I'm so glad I did! I combined both couscouses(?) with tons of green stuff, herbs and broccolini and pistachios, as well as a fun spice blend and some blood oranges and labneh, because I thought that creamy, tangy yogurt/cheese hybrid would pair well with everything yet be a little unexpected. 

And this ROCKED. It's subtly spiced but flavorful, with a ton of contrasting textures between the crunchy pistachios and al dente broccolini and the citrus and the creamy pockets of labneh. It's refreshing with the herbs and the lemon, and the whole thing is a bowl of goodness you can be excited about. 

Just, you know, it would have been 10x better with that Lebanese couscous.

Cous Cous salad components
cous cous and herbs
Two Cous Cous Salad

Two Couscous Salad with Labneh, Broccolini, and Blood Orange

This seems at first like a complicated recipe, but I promise, it's not. Just have your mise an place all ready to go and it's easy!

  • 1 cup instant couscous (this is the small, "regular" couscous)
  • 1/2 cup Israeli couscous (or Lebanese if you can find it)
  • 1/2 cup pistachios
  • 2 1/2 cups broccolini, roughly chopped
  • 2 blood oranges, peeled and segmented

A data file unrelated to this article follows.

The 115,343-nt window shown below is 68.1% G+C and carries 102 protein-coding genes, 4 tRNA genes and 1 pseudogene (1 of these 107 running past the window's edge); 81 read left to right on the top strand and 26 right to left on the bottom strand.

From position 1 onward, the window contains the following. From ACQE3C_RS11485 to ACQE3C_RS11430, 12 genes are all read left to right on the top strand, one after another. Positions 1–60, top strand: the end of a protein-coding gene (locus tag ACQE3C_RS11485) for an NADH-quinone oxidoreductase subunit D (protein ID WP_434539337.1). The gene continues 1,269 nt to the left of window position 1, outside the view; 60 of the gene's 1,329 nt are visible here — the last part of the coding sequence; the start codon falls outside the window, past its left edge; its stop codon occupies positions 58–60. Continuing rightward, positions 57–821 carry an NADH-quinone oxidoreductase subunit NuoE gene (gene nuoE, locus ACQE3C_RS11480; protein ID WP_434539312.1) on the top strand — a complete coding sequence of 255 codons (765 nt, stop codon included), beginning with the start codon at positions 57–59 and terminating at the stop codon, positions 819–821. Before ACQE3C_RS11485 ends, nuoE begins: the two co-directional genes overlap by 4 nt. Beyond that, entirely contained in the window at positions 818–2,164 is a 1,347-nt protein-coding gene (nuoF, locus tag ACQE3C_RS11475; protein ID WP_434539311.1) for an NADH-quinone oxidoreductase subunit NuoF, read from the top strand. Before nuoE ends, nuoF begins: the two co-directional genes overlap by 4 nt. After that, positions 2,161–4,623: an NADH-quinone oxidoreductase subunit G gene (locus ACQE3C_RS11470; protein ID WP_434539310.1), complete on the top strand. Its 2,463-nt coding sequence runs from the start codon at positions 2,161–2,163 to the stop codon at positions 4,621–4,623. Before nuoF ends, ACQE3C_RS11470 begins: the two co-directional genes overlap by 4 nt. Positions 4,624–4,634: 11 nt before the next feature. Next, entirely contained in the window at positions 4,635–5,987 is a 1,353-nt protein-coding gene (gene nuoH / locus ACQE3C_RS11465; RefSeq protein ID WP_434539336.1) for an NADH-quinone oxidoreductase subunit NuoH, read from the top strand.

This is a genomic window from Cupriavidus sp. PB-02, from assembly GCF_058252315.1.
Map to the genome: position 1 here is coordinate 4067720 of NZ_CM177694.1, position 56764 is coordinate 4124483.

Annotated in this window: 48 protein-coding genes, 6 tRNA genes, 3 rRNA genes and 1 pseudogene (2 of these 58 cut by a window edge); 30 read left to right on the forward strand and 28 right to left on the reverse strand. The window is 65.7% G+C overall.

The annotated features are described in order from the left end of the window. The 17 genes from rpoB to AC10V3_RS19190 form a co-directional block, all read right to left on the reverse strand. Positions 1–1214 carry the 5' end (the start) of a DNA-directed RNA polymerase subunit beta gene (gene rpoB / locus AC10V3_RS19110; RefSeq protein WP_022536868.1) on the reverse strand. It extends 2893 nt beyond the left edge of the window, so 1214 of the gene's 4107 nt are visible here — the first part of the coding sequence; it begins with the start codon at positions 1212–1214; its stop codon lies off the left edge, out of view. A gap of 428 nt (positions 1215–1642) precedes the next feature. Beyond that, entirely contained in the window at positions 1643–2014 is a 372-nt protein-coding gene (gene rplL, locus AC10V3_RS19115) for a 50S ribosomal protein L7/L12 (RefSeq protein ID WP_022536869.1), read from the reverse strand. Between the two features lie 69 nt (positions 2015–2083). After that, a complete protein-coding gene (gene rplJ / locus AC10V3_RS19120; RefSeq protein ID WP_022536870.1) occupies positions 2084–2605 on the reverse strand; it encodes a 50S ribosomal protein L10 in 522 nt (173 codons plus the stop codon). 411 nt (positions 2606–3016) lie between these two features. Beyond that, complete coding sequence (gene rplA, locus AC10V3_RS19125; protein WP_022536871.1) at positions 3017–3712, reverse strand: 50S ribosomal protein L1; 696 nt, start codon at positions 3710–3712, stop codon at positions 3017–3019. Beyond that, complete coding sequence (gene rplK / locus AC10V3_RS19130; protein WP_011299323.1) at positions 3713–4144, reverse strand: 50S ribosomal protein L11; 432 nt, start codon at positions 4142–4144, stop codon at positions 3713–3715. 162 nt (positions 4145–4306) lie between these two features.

• 1/2 cup parsley, chopped
  • 1/4 cup mint, chopped
  • 1 lemon, zested and juiced
  • 1 tbs olive oil, plus more for broccolini and drizzling
  • 1 tbs butter
  • 1 1/2 tbs baharat (see note)
  • 1 tsp salt
  • 1/2 cup labneh
  1. In a pan over medium-high heat, toast the pistachios until fragrant. Remove to a small bowl and set aside.
  2. Bring a large pot of salted water to a boil. Add the broccolini and cook for 2 minutes, then remove with a slotted spoon into a bowl of ice water. Drain and set aside.
  3. Heat a kettle or small pot, and bring 2 cups of water to a boil.
  4. Heat two separate pots over medium heat and to each, add 1/2 tbs olive oil, 1/2 tbs butter, 1/4 tsp salt and 1/4 tbs baharat. Add the instant couscous to one pot and the Israeli cous cous to the other. Toast the couscous for a few minutes, until spices and couscous are fragrant. To the instant couscous, add 1 cup of boiling water, cover, and remove from heat. Let sit until ready to use.
  5. To the Israeli couscous, add 3/4 cups boiling water and simmer, covered, for 10 minutes, then let sit off the heat for a few minutes.
  6. While the couscous is cooking, saute the broccolini in a little olive oil until it gets a nice color, about 5 minutes.
  7. In a large bowl, combine both the couscouses and fluff with a fork. Add the herbs and toss with the lemon zest and juice and a little olive oil, about a tsp. Taste and adjust seasoning, then add the broccolini and blood oranges. Garnish with pistachio and labneh and serve.

Notes:

  • This really is manageable to do all at once, though you will be using all stove burners. But if that seems too daunting, the broccolini and couscous can be made ahead and combined later. This salad is delicious warm, room temperature, or cold.
  • Baharat is a spice mix found in middle eastern or specialty grocery stores, and I've seen it at whole foods. You can also make your own with any recipes online. If you want it to be a little more spicy, you can supplement the baharat with another 1/4 tsp or so of hot paprika.